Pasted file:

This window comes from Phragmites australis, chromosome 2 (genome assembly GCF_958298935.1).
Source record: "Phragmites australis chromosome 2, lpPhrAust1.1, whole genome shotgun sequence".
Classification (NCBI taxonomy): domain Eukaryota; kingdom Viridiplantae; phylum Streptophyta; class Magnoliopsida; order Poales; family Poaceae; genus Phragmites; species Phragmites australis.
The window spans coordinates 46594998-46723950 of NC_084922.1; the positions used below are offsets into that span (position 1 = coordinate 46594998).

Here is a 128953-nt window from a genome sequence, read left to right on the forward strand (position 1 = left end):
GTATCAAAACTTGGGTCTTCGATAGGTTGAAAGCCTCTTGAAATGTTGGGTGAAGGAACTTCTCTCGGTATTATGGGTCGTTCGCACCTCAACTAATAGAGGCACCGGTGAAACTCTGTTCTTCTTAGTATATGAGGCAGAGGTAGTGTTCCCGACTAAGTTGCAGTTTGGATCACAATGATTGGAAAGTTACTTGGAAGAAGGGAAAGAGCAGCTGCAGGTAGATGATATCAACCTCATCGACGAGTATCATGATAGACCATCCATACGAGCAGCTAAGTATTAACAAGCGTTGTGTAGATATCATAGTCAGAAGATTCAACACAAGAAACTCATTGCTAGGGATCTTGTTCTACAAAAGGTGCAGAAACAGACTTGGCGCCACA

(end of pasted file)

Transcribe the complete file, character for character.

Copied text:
This window comes from Phragmites australis, chromosome 2 (genome assembly GCF_958298935.1).
Source record: "Phragmites australis chromosome 2, lpPhrAust1.1, whole genome shotgun sequence".
Classification (NCBI taxonomy): domain Eukaryota; kingdom Viridiplantae; phylum Streptophyta; class Magnoliopsida; order Poales; family Poaceae; genus Phragmites; species Phragmites australis.
The window spans coordinates 46594998-46723950 of NC_084922.1; the positions used below are offsets into that span (position 1 = coordinate 46594998).

Here is a 128953-nt window from a genome sequence, read left to right on the forward strand (position 1 = left end):
GTATCAAAACTTGGGTCTTCGATAGGTTGAAAGCCTCTTGAAATGTTGGGTGAAGGAACTTCTCTCGGTATTATGGGTCGTTCGCACCTCAACTAATAGAGGCACCGGTGAAACTCTGTTCTTCTTAGTATATGAGGCAGAGGTAGTGTTCCCGACTAAGTTGCAGTTTGGATCACAATGATTGGAAAGTTACTTGGAAGAAGGGAAAGAGCAGCTGCAGGTAGATGATATCAACCTCATCGACGAGTATCATGATAGACCATCCATACGAGCAGCTAAGTATTAACAAGCGTTGTGTAGATATCATAGTCAGAAGATTCAACACAAGAAACTCATTGCTAGGGATCTTGTTCTACAAAAGGTGCAGAAACAGACTTGGCGCCACA